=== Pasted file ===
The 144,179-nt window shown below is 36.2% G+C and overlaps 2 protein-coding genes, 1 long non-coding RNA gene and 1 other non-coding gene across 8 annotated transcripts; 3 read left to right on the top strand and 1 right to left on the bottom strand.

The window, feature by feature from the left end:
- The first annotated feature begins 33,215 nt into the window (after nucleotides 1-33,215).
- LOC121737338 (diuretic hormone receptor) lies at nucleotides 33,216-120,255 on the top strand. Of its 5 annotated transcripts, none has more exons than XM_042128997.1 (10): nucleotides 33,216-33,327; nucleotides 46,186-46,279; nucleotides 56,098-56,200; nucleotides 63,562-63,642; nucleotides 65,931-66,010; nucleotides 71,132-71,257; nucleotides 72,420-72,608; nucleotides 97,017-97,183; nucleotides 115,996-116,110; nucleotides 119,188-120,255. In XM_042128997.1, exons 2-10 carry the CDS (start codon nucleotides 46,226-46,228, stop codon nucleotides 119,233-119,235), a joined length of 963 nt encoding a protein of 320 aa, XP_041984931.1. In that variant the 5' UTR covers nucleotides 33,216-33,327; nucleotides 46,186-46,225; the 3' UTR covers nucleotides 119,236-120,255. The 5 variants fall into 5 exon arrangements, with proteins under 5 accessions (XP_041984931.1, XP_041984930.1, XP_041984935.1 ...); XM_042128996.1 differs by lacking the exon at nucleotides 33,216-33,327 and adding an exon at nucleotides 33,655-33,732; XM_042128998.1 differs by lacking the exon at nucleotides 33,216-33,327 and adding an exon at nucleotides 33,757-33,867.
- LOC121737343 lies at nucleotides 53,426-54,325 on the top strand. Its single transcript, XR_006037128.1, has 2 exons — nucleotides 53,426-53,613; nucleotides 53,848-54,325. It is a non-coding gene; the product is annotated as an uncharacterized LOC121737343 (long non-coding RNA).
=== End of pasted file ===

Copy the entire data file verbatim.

The 144,179-nt window shown below is 36.2% G+C and overlaps 2 protein-coding genes, 1 long non-coding RNA gene and 1 other non-coding gene across 8 annotated transcripts; 3 read left to right on the top strand and 1 right to left on the bottom strand.

The window, feature by feature from the left end:
- The first annotated feature begins 33,215 nt into the window (after nucleotides 1-33,215).
- LOC121737338 (diuretic hormone receptor) lies at nucleotides 33,216-120,255 on the top strand. Of its 5 annotated transcripts, none has more exons than XM_042128997.1 (10): nucleotides 33,216-33,327; nucleotides 46,186-46,279; nucleotides 56,098-56,200; nucleotides 63,562-63,642; nucleotides 65,931-66,010; nucleotides 71,132-71,257; nucleotides 72,420-72,608; nucleotides 97,017-97,183; nucleotides 115,996-116,110; nucleotides 119,188-120,255. In XM_042128997.1, exons 2-10 carry the CDS (start codon nucleotides 46,226-46,228, stop codon nucleotides 119,233-119,235), a joined length of 963 nt encoding a protein of 320 aa, XP_041984931.1. In that variant the 5' UTR covers nucleotides 33,216-33,327; nucleotides 46,186-46,225; the 3' UTR covers nucleotides 119,236-120,255. The 5 variants fall into 5 exon arrangements, with proteins under 5 accessions (XP_041984931.1, XP_041984930.1, XP_041984935.1 ...); XM_042128996.1 differs by lacking the exon at nucleotides 33,216-33,327 and adding an exon at nucleotides 33,655-33,732; XM_042128998.1 differs by lacking the exon at nucleotides 33,216-33,327 and adding an exon at nucleotides 33,757-33,867.
- LOC121737343 lies at nucleotides 53,426-54,325 on the top strand. Its single transcript, XR_006037128.1, has 2 exons — nucleotides 53,426-53,613; nucleotides 53,848-54,325. It is a non-coding gene; the product is annotated as an uncharacterized LOC121737343 (long non-coding RNA).